“You ever been to Cielito Lindo’s down on Olvera Street? ” Ramon asked. “You been to Olvera Street, right?”

“Oh, sure,” I answered.

“Lindo’s is on Olvera Street. It’s famous. You must have eaten there.”

“I guess.”

“You guess?” He laughed. “How long you been in L.A., Mr. Devine?”

“Ten years, I think.”


He smiled. “You think?” he asked and pushed my hands into place on the steering wheel. “Remember, ten and two,” he said very softly.

“Keep going straight down Beverly. Don’t worry. You’re doing swell. You were born to drive.” He loosened his orange tie, rolled down his window and leaned his elbow on the frame.

“How old are you, my friend?”

“Forty-three,” I said, without taking my eyes from the street in front of me for even a second.

Again the laugh. He had a big, strong laugh that made him cough. “Forty-three?” He said that as if I had just told him I was a 103.

“Wow. How you been gettin’ around?”


“Taking the bus,” I said, as a red light loomed a block away.

“The bus?” he gasped. “Man, that’s mean.”

I could feel the sweat on the palms of my hand making the steering wheel wet, but I held it firmly, just as Ramon had taught me.

“Don’t rush up to a red light. It’ll be there when you get there,” he said.

Today, as the snow piles up outside, I stop typing every 20 minutes to rub my hands. It’s not the cold. The fingers that write this are older than the fingers that were on that wheel then.

“Ten and two,” he kept saying, as we pulled out onto the street in front of my house.


This is the short story of how I met Ramon Garcia, a young-looking, 10-year veteran of the Southern California Driving School in a white shirt, orange tie and chinos, and how I came to be there in that seat behind the wheel of a strange car with a strange, funny Mexican-American with peppermint breath and a big laugh that made him cough.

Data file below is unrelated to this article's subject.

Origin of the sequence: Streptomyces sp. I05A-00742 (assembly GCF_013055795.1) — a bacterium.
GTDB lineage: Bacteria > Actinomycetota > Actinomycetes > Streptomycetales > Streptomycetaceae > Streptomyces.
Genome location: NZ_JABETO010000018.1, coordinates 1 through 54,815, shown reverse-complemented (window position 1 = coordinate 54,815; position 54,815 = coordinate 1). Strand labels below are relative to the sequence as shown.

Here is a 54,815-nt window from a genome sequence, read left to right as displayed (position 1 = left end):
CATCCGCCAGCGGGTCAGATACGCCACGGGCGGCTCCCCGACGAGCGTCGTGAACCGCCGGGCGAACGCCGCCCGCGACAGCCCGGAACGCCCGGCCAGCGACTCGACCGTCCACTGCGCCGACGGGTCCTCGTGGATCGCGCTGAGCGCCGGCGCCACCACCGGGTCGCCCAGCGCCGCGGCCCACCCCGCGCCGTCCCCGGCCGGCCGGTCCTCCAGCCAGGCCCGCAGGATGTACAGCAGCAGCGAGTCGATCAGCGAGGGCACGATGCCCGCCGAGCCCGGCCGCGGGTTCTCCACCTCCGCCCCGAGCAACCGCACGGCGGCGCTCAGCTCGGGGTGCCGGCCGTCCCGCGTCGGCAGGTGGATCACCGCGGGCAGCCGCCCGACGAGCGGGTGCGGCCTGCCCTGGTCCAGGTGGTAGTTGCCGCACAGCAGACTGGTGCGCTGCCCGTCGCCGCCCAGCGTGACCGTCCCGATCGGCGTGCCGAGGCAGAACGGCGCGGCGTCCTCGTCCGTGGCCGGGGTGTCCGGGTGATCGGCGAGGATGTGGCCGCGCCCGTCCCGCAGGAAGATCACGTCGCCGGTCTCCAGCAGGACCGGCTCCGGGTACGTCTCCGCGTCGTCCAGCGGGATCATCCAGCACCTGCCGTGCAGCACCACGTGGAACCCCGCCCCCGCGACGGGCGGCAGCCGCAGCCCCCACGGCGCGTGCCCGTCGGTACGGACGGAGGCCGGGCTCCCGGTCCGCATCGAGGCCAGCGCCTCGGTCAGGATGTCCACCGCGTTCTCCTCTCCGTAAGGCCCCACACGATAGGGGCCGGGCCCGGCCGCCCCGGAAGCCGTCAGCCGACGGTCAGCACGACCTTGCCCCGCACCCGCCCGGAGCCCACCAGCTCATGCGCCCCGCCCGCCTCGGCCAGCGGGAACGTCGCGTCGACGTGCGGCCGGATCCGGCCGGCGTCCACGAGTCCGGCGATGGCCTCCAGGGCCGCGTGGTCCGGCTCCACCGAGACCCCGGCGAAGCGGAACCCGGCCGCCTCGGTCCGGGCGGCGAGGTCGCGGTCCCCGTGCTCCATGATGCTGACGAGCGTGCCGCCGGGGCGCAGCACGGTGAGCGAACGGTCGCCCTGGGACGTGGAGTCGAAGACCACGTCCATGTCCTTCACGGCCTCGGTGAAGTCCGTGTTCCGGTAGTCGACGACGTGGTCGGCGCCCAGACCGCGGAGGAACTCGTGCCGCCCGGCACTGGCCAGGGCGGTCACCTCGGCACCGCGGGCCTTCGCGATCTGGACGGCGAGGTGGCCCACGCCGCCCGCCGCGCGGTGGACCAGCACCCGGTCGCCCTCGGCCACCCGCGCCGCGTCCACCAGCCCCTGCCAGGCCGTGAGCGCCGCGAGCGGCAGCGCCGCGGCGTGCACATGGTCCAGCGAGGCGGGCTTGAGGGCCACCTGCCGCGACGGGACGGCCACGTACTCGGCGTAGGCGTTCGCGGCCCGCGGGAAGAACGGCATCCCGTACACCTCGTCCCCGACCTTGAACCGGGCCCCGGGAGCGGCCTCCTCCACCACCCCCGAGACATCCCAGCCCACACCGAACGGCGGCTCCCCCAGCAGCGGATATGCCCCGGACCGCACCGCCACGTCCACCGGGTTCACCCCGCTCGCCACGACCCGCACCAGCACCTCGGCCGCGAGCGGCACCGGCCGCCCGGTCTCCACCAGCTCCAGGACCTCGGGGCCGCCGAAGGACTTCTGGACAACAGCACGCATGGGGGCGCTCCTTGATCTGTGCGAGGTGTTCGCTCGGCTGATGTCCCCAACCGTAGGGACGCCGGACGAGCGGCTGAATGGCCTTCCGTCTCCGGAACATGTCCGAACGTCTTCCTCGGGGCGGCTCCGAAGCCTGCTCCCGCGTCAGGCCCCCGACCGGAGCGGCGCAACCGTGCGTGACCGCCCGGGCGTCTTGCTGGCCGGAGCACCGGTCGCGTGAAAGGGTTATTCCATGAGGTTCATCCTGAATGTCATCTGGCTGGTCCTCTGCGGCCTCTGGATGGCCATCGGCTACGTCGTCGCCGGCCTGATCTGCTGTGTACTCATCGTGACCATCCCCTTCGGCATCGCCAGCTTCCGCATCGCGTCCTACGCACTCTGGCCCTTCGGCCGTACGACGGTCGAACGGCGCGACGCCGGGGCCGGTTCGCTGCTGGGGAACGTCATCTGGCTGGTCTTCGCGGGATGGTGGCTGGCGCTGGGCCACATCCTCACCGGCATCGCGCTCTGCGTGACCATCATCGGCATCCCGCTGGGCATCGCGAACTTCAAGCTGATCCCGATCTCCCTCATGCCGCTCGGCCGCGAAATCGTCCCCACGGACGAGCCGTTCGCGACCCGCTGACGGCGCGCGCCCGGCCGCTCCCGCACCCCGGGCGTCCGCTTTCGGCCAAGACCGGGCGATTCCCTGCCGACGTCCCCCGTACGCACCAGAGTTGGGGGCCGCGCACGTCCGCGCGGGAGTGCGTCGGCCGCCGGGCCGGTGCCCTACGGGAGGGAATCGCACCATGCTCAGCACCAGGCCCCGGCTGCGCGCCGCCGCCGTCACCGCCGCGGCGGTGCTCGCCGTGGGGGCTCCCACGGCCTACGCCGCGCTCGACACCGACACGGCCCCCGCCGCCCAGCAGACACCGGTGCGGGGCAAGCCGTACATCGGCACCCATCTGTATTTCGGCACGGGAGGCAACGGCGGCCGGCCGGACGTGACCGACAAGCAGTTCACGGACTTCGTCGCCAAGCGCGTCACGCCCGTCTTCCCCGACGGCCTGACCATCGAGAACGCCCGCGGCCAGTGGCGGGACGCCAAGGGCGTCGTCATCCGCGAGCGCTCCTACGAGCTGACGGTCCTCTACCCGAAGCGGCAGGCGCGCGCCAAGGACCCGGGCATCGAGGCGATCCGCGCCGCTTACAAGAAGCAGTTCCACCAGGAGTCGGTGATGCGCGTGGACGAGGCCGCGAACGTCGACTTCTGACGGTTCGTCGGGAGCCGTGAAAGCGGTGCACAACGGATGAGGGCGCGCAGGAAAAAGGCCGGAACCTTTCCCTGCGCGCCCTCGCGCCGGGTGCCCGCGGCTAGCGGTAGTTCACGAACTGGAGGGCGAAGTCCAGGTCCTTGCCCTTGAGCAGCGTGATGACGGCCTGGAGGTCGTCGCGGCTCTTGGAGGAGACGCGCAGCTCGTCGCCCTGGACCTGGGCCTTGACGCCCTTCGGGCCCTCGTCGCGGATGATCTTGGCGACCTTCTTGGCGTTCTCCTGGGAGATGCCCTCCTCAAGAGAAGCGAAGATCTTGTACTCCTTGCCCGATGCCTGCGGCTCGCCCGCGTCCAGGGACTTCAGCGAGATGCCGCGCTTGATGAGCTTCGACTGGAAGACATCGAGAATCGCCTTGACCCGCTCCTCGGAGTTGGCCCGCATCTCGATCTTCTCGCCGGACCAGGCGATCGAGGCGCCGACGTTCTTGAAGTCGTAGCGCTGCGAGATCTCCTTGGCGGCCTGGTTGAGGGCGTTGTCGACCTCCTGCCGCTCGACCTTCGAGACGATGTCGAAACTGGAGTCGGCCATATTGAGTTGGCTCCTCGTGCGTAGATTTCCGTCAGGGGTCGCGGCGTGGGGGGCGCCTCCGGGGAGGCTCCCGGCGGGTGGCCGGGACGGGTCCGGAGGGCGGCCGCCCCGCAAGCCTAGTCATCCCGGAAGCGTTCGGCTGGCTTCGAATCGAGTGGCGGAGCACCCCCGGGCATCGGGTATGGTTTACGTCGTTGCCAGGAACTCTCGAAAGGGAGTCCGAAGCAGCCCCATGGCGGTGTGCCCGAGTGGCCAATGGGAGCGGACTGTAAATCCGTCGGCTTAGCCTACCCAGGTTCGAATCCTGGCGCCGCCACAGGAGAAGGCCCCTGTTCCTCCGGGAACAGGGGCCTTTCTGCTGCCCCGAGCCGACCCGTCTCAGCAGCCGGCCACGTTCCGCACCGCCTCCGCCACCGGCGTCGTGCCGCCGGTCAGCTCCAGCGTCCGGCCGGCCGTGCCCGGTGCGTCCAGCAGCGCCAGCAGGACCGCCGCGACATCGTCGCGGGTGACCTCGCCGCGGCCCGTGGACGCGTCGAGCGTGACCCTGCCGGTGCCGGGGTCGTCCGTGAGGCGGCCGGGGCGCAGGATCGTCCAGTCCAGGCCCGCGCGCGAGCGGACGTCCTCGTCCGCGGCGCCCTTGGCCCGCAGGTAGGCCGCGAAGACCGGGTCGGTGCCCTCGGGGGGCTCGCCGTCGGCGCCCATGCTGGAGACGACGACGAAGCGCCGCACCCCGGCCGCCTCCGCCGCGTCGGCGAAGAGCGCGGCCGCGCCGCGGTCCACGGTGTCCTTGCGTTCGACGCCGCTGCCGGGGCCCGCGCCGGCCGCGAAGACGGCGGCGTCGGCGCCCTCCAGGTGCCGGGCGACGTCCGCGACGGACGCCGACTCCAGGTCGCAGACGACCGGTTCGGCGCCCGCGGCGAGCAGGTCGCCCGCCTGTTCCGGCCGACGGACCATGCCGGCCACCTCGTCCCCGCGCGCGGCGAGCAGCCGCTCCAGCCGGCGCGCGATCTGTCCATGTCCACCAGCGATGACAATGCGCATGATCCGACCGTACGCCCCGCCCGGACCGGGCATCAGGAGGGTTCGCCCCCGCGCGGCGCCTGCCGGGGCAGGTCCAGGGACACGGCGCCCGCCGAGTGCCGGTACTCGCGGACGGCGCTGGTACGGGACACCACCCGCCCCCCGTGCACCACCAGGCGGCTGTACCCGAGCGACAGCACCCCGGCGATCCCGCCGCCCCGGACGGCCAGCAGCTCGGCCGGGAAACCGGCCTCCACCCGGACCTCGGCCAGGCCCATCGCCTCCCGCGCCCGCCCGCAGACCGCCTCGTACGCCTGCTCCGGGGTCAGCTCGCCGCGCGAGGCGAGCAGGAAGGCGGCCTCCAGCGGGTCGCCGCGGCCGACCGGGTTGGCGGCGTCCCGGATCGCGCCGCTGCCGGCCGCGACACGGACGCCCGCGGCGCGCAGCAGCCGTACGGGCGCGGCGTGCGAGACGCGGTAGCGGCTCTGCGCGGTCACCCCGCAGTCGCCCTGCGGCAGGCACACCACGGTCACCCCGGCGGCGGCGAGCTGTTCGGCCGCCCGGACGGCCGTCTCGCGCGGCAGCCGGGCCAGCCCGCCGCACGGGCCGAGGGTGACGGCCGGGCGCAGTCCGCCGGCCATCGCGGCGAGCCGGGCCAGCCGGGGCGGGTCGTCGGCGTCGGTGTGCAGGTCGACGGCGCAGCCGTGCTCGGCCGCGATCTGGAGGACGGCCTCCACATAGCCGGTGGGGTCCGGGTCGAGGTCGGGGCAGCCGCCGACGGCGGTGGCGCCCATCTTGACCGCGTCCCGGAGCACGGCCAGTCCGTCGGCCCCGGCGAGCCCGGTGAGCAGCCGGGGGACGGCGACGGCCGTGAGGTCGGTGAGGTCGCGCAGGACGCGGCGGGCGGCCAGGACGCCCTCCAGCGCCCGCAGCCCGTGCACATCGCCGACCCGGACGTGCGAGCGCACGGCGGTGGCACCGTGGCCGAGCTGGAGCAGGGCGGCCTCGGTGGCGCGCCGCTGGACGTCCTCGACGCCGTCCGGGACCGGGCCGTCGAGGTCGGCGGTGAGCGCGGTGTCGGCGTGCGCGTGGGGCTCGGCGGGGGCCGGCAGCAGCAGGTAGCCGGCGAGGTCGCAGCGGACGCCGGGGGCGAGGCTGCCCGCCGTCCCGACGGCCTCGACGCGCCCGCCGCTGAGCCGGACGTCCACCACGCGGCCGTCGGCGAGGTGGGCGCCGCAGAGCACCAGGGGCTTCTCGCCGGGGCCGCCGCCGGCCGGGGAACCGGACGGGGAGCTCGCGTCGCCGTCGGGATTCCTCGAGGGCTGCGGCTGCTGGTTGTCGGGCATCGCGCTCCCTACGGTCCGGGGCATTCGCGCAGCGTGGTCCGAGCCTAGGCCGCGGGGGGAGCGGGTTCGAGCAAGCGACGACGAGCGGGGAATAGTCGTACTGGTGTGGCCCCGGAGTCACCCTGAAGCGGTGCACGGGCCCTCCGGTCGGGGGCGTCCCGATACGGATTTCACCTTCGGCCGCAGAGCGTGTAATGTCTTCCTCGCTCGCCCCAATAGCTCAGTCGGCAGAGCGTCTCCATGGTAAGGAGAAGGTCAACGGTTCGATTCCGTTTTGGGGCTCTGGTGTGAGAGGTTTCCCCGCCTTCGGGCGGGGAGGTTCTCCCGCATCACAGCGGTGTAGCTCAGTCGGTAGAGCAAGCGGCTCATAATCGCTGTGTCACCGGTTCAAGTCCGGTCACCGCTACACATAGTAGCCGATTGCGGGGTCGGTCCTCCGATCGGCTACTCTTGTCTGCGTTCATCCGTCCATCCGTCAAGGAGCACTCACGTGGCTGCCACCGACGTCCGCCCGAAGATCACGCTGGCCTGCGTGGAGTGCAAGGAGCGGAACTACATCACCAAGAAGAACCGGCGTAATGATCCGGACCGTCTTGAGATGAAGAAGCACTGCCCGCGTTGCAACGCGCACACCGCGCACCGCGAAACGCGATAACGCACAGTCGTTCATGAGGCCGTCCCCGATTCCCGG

She, who had not yet started teaching in those days, had found herself married to an actor who had never learned to drive and was spending her days ferrying him around Los Angeles from Warner Brothers in Burbank to MGM studios in Culver City.

I would go in for auditions, and she would wait in the car and read magazines, and when I came out, she would ask, “How did it go?” That went on for a long time until she ran out of magazines and patience, and then one day she handed me a brochure from the Southern California Driving School and went on to become a teacher.

“Ten and two,” Ramon said for the 10th time, as we approached the first red light on the corner of Melrose and La Cienega. I had walked this street hundreds of times. This was the first time I had driven a car on it.

“It’s like a clock, that wheel,” he said, “your left hand at ten o’clock, the right at two. That’s right. You’re doing swell. You’re a natural. Next thing you know, you’ll be doing the Indy 500.”

We both laughed at that as I stopped at the light.


That day, Ramon put me on the freeway to the beach and back and then around his neighborhood in East L.A. and to Olvera Street where he bought me a burrito and a Coke.

And that’s how I learned to drive and how I met Ramon, a Mexican-American from East L.A., who lived on a nice street in Boyle Heights.

There would be more after that. There would be crazy little Tio, who cut my lawn and told me stories of driving down to Guatemala with a van full of new Levis to sell and coming back with bullet holes in his van. He wasn’t lying. I put my finger in the holes. Crazy little Tio.

Tonight when I make beans and rice for supper, I will think that somewhere down on the border behind cold, iron fences there are a couple of teenage Tios and Ramons, who just want to come to America and get a job and live in a nice house on Boyle Heights in East L.A. Cut grass? Teach gringos to drive? ¿Por qué no?


J.P. Devine is a Waterville writer. 

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